If The Grateful Dead and The Allman Brothers are the jam stalwarts of the classic rock scene, then it has to be Phish that has spearheaded the modern rock jam movement. Phish is a band unlike any other I’ve ever heard or seen, at least any other that came before them. They often draw comparisons with the Grateful Dead, some of which are fair. But Phish is not merely a Grateful Dead clone. They are an original, gripping, brilliant reincarnation of the vibe that the Dead carried, carrying the torch of their forefathers but never simply recreating the music. Phish has inspired legions of contemporary jam bands in just the way that the Dead must have inspired Phish. Their origins, like many of us, were somewhat more humble. In fact, the band formed in that great institution to which so many of us owe our formative years and during which we embark on long journeys of immense self-discovery – college! But they’ve come a long way from their dormitory in 1983, and Phish is now probably the biggest pure jam band in the United States. Here they are playing a wonderful composition, the mysterious, evocative “Stash.”
4. The String Cheese Incident
Yes, there was an actual incident with string cheese that inspired the name (it was a band food fight). Formed in Colorado in 1993, The String Cheese Incident is one of the generation of jam bands that popped up in the early to mid-90s inspired by bands like The Allmans, The Grateful Dead, and Phish. And they happen to be a very, very good one. Not only is their instrumental prowess impeccable, but they have a taste and flair for genre-bending which is lots of fun. From straight up bluegrass to techno music to everything in between, String Cheese can do it all. There were a plurality of other jam bands that I considered mentioning in this spot: Blues Traveler, Moe., Dave Matthews Band, Bela Fleck and the Flecktones, Umphrees McGee, etc. etc., but ultimately I thought String Cheese was a great representation of the jam band vibe. But don’t let me dissuade you from giving all those other acts a listen too – they are all great in their own way. For String Cheese, I chose a performance of “Close Your Eyes.” a song from their 2001 album Outside Inside. It’s a great tune, demonstrating the songwriting talents of the band, with some nice jamming too.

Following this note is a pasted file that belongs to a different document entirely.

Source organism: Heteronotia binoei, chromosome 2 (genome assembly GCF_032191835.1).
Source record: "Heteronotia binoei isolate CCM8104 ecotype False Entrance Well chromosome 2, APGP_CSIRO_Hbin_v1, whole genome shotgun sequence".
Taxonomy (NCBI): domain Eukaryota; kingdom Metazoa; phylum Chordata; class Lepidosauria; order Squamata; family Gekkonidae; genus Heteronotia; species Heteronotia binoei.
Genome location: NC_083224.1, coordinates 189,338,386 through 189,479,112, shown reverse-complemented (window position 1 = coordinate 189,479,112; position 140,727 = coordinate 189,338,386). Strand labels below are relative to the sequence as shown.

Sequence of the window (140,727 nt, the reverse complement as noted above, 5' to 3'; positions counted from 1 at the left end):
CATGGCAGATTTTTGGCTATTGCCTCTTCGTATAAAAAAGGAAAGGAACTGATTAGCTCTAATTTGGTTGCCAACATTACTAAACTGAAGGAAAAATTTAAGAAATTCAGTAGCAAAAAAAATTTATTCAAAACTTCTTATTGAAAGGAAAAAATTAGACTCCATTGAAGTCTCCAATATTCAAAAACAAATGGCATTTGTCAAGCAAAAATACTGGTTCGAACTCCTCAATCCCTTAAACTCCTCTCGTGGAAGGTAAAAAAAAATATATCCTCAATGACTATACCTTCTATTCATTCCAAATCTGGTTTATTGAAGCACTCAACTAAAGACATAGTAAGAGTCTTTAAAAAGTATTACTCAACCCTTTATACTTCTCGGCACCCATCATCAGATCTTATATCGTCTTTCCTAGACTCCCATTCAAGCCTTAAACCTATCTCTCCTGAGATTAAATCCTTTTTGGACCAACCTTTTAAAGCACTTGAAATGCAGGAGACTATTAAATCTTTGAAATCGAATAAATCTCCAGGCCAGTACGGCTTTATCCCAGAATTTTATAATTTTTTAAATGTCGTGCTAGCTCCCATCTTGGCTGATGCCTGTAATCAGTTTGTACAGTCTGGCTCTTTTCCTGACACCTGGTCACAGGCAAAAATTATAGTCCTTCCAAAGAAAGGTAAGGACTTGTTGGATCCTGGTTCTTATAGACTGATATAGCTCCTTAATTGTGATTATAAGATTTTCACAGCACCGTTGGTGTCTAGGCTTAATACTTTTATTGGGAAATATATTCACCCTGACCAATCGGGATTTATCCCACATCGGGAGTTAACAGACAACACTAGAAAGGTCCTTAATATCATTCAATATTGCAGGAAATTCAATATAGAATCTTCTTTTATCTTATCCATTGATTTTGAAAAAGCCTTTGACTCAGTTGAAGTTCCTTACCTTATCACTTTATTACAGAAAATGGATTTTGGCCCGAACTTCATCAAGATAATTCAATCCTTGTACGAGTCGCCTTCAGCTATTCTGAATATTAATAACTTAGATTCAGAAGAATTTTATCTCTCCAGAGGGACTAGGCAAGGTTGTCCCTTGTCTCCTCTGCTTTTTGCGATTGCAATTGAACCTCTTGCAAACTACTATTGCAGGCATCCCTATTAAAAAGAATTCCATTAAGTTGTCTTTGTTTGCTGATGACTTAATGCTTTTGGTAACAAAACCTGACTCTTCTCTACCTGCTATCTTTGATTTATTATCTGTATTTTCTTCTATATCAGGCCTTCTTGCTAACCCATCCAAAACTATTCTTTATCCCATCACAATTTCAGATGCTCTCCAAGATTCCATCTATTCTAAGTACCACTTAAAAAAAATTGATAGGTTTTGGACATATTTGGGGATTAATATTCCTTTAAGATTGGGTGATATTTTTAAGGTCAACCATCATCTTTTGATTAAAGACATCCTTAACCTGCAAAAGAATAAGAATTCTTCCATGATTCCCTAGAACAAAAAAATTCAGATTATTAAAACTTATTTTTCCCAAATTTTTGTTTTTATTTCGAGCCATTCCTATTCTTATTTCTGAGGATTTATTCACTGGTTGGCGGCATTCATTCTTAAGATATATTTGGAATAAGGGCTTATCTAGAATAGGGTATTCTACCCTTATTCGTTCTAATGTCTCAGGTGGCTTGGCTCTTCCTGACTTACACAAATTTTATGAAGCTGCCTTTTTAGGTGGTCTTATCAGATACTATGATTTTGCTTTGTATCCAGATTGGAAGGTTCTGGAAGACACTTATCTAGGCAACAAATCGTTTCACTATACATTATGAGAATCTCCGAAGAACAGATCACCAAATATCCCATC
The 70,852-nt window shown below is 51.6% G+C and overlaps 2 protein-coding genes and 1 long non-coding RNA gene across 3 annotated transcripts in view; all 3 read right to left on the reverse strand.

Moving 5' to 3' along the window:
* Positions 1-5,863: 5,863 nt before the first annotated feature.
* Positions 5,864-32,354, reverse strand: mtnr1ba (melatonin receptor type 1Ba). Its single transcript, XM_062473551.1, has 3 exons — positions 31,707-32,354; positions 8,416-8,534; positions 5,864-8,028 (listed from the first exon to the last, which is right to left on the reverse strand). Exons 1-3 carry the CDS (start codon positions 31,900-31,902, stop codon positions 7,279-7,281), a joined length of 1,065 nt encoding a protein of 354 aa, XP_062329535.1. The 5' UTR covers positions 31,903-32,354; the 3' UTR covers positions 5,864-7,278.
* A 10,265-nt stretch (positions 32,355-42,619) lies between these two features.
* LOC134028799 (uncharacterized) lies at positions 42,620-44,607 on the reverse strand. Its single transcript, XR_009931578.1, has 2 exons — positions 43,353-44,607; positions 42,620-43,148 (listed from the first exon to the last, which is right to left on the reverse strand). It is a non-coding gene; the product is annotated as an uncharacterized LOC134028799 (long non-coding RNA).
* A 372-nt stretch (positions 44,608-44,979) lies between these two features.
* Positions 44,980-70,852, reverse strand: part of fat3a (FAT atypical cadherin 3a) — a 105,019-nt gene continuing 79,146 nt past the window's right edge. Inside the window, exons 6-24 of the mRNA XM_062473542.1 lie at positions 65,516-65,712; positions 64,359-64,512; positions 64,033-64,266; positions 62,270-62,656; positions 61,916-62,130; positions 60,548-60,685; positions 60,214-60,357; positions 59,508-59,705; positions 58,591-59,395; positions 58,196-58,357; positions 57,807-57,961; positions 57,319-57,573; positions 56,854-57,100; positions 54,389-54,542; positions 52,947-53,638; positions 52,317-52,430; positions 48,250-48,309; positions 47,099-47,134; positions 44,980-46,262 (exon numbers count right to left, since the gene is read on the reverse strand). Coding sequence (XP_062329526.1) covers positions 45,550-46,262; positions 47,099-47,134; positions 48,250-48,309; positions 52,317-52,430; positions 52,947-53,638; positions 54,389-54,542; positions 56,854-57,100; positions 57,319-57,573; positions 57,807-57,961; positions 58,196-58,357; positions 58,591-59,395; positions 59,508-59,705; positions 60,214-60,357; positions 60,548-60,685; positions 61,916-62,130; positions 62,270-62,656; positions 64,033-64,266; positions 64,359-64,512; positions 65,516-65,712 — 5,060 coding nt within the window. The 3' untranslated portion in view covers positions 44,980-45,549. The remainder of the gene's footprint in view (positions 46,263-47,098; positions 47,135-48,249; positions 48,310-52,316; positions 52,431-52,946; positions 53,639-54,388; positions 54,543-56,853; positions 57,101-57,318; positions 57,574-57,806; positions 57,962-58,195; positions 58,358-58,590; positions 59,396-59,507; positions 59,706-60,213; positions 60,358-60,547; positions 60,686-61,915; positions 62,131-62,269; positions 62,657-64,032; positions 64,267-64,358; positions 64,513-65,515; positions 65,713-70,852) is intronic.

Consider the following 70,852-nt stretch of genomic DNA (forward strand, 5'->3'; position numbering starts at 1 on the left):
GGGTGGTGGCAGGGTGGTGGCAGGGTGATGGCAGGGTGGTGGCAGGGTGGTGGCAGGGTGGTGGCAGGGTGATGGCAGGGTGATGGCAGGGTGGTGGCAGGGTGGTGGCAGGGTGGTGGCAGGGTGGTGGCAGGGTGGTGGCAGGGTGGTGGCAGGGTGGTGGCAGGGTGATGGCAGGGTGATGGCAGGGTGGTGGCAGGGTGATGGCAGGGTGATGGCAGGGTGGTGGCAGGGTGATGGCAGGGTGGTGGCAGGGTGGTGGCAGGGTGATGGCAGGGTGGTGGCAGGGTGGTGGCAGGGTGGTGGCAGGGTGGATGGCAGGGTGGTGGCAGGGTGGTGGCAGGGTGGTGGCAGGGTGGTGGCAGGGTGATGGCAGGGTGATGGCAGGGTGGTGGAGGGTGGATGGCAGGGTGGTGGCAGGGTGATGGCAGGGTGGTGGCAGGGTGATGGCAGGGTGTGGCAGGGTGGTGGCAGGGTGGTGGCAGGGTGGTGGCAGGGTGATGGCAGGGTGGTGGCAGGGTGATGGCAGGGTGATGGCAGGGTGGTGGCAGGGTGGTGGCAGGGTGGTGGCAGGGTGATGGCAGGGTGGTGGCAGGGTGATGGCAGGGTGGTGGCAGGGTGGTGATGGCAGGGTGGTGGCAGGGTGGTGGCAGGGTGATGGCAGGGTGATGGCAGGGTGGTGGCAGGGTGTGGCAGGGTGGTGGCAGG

5. Joe Bonamassa??
Joe Bonamassa, blues titan and virtuoso guitarist, is, as I alluded to above, not generally thought of as a “jam musician” or part of the jam band scene. But boy does he jam hard at his shows. Joe got his professional start as a musician opening up for blues legend B.B. King when Joe was only 12 years old, and he hasn’t looked back since. Part of what makes Joe so special – and a natural fit for the jam scene – is the sheer amount of musical output he produces. The man releases a studio album basically every year, either a solo album or one of his collaborative projects like his duo albums with Beth Hart and his membership in the jazz-funk band Rock Candy Funk Party, and is a relentless touring machine whose motto is “always on the road.” With all that live music, and fresh guitar improvisation at every show, there’s a constant demand from his fanbase for live releases. His latest, the unbelievable Muddy Wolf at Red Rocks, is Joe’s live tribute to two of the greatest bluesmen who have ever lived, Howlin’ Wolf and Muddy Waters, recorded at the majestic Red Rocks Amphitheatre in Morrison, Colorado. And this summer, Joe will be returning to Red Rocks and other top amphitheatres with tribute shows dedicated to the “Three Kings” of the blues. One of the hallmarks of a jam band is that you never know what’s going to happen at a show. When it comes to Joe, you never know what sounds will resonate from his guitar, but you can rest assured that whatever they are, the music will be incredible. Here’s a clip of Joe playing a phenomenal Jethro Tull cover, “A New Day Yesterday,” at Rockpalast. I just adore this cover, and the guitar playing slays me.
Featured Photo by Dan Shinnem